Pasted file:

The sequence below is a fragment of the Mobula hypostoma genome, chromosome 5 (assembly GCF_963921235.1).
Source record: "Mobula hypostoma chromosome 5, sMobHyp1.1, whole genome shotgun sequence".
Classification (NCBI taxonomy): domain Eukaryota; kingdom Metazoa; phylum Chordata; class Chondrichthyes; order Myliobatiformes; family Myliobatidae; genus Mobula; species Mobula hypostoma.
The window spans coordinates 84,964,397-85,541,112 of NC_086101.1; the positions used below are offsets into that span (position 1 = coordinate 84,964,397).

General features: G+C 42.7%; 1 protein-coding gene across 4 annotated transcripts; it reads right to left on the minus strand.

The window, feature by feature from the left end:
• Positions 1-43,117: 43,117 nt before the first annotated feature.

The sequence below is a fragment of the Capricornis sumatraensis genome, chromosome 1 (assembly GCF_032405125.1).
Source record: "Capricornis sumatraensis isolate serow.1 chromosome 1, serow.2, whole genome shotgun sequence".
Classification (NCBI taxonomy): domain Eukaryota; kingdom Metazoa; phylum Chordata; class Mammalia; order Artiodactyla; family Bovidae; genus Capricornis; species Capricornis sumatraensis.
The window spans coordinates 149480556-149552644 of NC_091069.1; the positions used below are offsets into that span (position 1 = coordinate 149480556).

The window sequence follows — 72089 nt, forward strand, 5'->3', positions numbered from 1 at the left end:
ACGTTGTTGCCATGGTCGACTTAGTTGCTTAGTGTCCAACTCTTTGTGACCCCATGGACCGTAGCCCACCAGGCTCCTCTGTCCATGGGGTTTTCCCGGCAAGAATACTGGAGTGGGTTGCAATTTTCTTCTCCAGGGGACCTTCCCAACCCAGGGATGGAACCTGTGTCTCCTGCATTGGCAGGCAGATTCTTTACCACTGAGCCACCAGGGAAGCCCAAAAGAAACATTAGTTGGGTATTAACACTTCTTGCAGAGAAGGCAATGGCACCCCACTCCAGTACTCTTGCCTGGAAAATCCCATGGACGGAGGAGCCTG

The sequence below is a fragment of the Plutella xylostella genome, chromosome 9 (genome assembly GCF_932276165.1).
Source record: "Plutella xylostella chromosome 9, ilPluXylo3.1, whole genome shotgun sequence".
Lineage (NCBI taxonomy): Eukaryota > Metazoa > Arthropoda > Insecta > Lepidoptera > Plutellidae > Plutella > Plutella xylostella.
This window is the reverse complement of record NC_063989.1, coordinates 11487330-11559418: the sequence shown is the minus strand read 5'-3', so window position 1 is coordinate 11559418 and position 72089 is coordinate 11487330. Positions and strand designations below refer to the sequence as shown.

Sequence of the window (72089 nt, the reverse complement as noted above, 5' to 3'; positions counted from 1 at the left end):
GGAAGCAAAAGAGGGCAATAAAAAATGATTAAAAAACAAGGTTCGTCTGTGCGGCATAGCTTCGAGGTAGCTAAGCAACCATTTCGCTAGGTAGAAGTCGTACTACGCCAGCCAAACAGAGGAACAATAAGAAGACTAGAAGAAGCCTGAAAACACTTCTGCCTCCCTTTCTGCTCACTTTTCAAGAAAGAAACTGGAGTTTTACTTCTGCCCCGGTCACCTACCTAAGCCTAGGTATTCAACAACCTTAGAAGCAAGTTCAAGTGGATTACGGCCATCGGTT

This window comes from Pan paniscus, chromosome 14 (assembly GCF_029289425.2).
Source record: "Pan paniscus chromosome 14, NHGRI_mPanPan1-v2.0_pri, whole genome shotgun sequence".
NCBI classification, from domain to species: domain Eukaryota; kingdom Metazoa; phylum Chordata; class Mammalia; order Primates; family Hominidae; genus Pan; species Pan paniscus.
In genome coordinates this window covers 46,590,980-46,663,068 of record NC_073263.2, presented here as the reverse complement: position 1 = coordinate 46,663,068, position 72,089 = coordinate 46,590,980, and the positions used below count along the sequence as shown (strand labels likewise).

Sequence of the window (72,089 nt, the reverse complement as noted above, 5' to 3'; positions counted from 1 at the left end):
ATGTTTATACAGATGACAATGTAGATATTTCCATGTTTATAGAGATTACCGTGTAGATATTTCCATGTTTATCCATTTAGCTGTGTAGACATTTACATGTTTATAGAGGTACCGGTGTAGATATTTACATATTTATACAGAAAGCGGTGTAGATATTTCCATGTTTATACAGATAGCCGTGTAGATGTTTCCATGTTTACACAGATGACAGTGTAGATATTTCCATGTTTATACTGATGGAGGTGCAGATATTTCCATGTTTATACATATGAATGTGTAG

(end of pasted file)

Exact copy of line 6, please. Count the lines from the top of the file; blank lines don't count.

The window, feature by feature from the left end: